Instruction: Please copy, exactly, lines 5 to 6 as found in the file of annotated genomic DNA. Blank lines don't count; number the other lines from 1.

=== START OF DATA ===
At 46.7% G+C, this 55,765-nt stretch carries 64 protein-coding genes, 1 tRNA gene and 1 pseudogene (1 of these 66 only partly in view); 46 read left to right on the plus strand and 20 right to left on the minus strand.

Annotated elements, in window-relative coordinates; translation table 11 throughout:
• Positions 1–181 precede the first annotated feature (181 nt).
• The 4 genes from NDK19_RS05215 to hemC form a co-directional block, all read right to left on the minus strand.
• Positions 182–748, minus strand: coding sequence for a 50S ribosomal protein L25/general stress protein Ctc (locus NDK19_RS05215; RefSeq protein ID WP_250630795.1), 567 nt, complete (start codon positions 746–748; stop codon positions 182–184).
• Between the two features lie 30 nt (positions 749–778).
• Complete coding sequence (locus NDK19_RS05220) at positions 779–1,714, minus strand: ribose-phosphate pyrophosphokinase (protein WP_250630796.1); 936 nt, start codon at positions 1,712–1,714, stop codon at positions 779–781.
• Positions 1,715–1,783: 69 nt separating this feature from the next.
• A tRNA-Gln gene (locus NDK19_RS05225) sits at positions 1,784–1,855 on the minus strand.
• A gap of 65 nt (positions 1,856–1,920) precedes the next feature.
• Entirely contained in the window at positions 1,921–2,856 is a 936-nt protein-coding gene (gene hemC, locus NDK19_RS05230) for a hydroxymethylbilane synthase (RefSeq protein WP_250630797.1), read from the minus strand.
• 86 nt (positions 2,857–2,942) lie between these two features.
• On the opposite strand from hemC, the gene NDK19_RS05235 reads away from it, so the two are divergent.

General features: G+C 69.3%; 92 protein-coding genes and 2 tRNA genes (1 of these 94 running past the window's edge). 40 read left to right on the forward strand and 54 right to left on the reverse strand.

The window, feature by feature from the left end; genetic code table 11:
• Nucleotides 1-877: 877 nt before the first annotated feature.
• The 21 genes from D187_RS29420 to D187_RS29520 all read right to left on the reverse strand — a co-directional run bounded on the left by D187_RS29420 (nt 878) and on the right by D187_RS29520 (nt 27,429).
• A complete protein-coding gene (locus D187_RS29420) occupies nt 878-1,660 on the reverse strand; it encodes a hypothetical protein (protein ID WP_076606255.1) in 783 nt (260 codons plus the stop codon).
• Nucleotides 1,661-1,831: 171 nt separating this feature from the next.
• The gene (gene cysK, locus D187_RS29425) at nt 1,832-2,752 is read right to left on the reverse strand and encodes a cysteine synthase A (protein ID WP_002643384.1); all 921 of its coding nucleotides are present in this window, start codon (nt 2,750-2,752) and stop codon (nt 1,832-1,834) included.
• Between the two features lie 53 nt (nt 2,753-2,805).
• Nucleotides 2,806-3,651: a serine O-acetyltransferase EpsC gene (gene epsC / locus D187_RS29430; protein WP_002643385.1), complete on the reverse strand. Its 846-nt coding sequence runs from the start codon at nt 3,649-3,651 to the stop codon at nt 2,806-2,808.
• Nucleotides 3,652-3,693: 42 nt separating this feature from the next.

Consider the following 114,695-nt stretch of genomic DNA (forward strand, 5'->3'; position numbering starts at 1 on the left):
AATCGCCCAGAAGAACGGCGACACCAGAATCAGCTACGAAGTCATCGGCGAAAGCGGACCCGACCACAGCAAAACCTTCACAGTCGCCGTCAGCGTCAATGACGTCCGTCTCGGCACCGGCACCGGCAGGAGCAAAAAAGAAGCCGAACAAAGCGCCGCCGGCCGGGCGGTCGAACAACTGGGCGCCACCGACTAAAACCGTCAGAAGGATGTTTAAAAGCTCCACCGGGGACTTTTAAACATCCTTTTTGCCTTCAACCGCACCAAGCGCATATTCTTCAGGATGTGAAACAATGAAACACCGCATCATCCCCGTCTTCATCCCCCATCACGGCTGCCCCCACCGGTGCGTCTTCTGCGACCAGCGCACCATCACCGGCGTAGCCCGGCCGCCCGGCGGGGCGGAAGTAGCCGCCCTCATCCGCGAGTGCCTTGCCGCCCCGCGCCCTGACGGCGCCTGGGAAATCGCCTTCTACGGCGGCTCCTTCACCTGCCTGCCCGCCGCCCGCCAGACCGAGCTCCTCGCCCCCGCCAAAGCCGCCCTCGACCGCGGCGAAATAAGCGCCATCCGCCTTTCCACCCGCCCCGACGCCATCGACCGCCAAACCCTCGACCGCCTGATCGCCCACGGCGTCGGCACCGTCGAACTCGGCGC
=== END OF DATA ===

• Positions 182–748, minus strand: coding sequence for a 50S ribosomal protein L25/general stress protein Ctc (locus NDK19_RS05215; RefSeq protein ID WP_250630795.1), 567 nt, complete (start codon positions 746–748; stop codon positions 182–184).
• Between the two features lie 30 nt (positions 749–778).